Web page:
76ers

Rockets beat Warriors in battle of West's best

usa-kevin-durant-chris-paul.jpg
USA Today Images

Rockets beat Warriors in battle of West's best

HOUSTON — Chris Paul scored 33 points and 11 rebounds, James Harden had 22 points and the Houston Rockets held off the Golden State Warriors 116-108 on Saturday night to snap their 14-game road winning streak.

Harden stepped back from Stephen Curry for a 3-pointer as the shot clock expired to make it 114-108 with 1:10 left. Harden then blocked Curry's 3-point attempt after a timeout, and Paul made two free throws with 28 seconds left.

Golden State lost away from home for the first time since Nov. 22. The Warriors had won seven straight in Houston.

Kevin Durant led Golden State with 26 points, Draymond Green had 21 and Curry added 19 on a night he went 5 of 15 on 3-point attempts.

The Warriors were wrapping up a five-game road trip and had won the first four games to tie a franchise record for consecutive road wins. But they struggled from the outset Saturday and trailed by double digits for most of the first half (see full recap).

Olynyk's free throw gives Heat win over Hornets
CHARLOTTE, N.C. — Kelly Olynyk scored 14 of his 16 points in the fourth quarter, including a free throw with 0.2 seconds left, to help the Miami Heat erase a five-point deficit in the final 34 seconds and stun the Charlotte Hornets 106-105 on Saturday night.

Wayne Ellington had 26 points on six 3-pointers, Joe Johnson had 22 points and Olynyk was brilliant down the stretch.

Nic Batum scored a season-high 26 points and Kemba Walker had 22 for Charlotte, which had a two-game winning streak snapped.

Charlotte led 105-100 when Johnson got free for a dunk. The Hornets inbounded the ball to Batum, but Josh Richardson ripped it from his hands and passed to Johnson, who knocked down a 3-pointer from the wing to tie (see full recap).

Thunder score 148 points, keep Lebron short of 30,000 for career
CLEVELAND — LeBron James came up just short of 30,000 points.

Oklahoma City nearly got there, too.

Unable to stop Paul George, Russell Westbrook or Carmelo Anthony, the Cavaliers were embarrassed 148-124 on Saturday by the Thunder, who not only rolled to their fourth straight win but kept James shy of a historic milestone.

George scored 36 points, Westbrook had 23 and 20 assists and Anthony dropped a season-high 29 points as the Thunder tied the record for the most points given up by a Cleveland team in a regulation game. Philadelphia scored 148 on the Cavs back in 1972.

"I've never in my basketball life gave up 148 points, not even probably playing video games," James said. "They got everything that they wanted. Inside, outside, they had it moving." (see full recap).

Pelicans' stars all contribute in win over Grizzlies
NEW ORLEANS — Jrue Holiday scored 13 of his 27 points in the fourth quarter, DeMarcus Cousins had 24 points and 10 rebounds, and the New Orleans Pelicans beat the Memphis Grizzlies 111-104 on Saturday night.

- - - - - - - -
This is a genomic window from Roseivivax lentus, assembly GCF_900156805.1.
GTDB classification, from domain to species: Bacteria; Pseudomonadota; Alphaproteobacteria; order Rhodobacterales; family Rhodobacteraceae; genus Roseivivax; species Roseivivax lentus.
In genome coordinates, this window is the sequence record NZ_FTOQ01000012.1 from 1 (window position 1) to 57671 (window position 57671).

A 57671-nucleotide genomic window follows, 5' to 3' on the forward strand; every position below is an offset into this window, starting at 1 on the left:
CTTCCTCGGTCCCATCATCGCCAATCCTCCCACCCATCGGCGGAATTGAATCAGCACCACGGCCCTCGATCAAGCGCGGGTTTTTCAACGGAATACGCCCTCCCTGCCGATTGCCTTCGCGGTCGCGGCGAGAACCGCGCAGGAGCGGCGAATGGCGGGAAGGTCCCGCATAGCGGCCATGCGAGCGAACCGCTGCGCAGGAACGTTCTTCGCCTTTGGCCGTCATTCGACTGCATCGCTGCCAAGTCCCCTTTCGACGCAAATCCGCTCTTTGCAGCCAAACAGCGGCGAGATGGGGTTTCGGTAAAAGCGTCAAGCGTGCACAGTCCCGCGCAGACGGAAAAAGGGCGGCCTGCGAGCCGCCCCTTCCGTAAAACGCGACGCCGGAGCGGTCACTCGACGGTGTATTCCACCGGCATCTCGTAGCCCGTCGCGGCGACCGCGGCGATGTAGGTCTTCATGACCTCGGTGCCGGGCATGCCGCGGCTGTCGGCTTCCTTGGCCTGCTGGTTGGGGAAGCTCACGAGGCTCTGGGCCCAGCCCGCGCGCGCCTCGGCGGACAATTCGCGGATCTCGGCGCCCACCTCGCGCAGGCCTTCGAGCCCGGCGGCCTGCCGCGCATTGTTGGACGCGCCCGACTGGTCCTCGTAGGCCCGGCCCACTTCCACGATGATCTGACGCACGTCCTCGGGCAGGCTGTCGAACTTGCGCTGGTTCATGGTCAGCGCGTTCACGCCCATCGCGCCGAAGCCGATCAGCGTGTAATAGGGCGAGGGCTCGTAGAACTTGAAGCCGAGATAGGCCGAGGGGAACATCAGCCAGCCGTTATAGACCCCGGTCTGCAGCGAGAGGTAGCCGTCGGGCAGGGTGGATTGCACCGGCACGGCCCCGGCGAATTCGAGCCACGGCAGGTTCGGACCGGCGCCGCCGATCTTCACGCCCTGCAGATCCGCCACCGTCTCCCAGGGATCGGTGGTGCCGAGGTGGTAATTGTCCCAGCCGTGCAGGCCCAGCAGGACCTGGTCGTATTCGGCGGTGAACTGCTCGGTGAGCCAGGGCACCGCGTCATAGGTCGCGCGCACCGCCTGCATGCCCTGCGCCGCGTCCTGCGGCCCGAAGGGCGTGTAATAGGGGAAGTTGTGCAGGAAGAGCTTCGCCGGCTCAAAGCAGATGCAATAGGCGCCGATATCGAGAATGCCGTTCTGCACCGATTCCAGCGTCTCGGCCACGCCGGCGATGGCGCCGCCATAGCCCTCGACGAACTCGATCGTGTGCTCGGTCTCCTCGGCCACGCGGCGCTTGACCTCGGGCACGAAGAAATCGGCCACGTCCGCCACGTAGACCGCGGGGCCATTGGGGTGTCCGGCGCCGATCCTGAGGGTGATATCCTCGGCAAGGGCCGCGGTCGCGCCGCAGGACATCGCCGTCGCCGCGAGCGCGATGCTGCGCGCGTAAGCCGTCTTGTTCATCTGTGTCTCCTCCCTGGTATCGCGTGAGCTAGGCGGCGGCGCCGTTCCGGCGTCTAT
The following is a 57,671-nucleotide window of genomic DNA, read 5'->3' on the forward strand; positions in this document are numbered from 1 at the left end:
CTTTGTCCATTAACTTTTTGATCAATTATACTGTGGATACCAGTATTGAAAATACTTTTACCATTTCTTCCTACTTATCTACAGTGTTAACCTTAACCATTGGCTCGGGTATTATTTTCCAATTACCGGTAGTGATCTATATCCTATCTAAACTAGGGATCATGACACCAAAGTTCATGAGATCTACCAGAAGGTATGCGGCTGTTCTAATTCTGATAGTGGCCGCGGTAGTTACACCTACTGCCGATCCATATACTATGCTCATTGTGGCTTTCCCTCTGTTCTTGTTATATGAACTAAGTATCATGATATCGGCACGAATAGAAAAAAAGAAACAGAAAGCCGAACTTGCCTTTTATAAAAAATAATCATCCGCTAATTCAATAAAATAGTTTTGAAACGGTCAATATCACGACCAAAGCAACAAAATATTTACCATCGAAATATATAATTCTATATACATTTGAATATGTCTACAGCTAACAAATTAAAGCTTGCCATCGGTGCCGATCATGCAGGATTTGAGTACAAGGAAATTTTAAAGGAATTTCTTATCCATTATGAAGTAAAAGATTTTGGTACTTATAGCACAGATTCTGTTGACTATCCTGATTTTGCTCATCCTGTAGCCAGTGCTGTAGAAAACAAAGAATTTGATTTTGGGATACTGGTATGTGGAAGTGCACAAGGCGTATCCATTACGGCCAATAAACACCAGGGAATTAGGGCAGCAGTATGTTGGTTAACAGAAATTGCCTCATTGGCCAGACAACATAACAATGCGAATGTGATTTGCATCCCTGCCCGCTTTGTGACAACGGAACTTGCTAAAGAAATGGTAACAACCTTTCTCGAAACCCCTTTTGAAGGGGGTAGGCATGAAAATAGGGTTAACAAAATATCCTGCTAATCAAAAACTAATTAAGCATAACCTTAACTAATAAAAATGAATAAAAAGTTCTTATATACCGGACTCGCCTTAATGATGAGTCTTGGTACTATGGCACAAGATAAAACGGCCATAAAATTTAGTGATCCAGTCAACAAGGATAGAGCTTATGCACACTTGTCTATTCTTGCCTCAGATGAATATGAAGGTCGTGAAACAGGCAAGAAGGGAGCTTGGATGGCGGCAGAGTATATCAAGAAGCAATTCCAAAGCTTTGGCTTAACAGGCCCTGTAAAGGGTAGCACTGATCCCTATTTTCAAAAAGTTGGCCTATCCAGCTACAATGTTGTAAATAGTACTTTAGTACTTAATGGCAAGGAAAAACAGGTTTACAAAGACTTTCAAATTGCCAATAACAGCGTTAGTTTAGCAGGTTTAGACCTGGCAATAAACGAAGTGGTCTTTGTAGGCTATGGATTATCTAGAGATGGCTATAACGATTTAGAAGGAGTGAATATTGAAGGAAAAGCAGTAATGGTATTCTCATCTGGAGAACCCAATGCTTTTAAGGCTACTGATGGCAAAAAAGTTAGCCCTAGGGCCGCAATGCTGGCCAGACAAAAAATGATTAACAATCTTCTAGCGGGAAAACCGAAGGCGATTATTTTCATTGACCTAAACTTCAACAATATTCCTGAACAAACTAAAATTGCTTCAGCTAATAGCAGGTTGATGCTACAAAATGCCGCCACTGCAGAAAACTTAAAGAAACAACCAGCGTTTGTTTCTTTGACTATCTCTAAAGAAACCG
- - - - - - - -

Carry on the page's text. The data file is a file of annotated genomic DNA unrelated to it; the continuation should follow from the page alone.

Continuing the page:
Anthony Davis had 21 points and 12 rebounds but did not score his first points of the second half until he dunked with 1:15 to go in the game, giving the Pelicans a 108-102 lead.

Darius Miller added 12 points in a reserve role for New Orleans, which never trailed but very nearly blew a 21-point lead.

Trailing by 15 at halftime, Memphis scored the first 13 points of the third quarter, part of a 16-2 run to open the half that trimmed New Orleans' lead to a single point with most of the third quarter remaining (see full recap).

What Sixers need more and less of in second half

What Sixers need more and less of in second half

Now that the dust has settled on the NBA's All-Star festivities, the Sixers will reconvene this week and turn their attention back to the playoff push.

With 27 games remaining in the regular season over a 49-day stretch, it will be a sprint to the finish.

So how can the Sixers capture their first postseason berth in six seasons? Let's take a look at what the team needs more and less of down the stretch.

More: Healthy Embiid
What injury? Joel Embiid shook off right ankle soreness to participate in three events during All-Star weekend as a shining representation of the up-and-coming Sixers.

"There was never really a thought about missing out on any of these events," Embiid said Friday after the Mtn Dew Kickstart Rising Stars game. "It's my first time, so I'm going to have fun."

The big man is always about having fun, but now it's time to get down to business. Even though the Sixers' competition appears to lighten up after the break, the schedule does not (27 games with six back-to-back sets).

The Sixers are 27-17 when Embiid plays and just 3-8 when he doesn't suit up. They need the center healthy and on the court.

Less: Turnovers
Way less, actually. 

As you know by now, the Sixers have a bit of an issue holding onto the basketball. They simply don't respect each possession enough, evidenced by their 17.5 turnovers per game. That's good enough for dead last in the NBA and it's a full 1.5 turnovers more than the closest team (Los Angeles Lakers).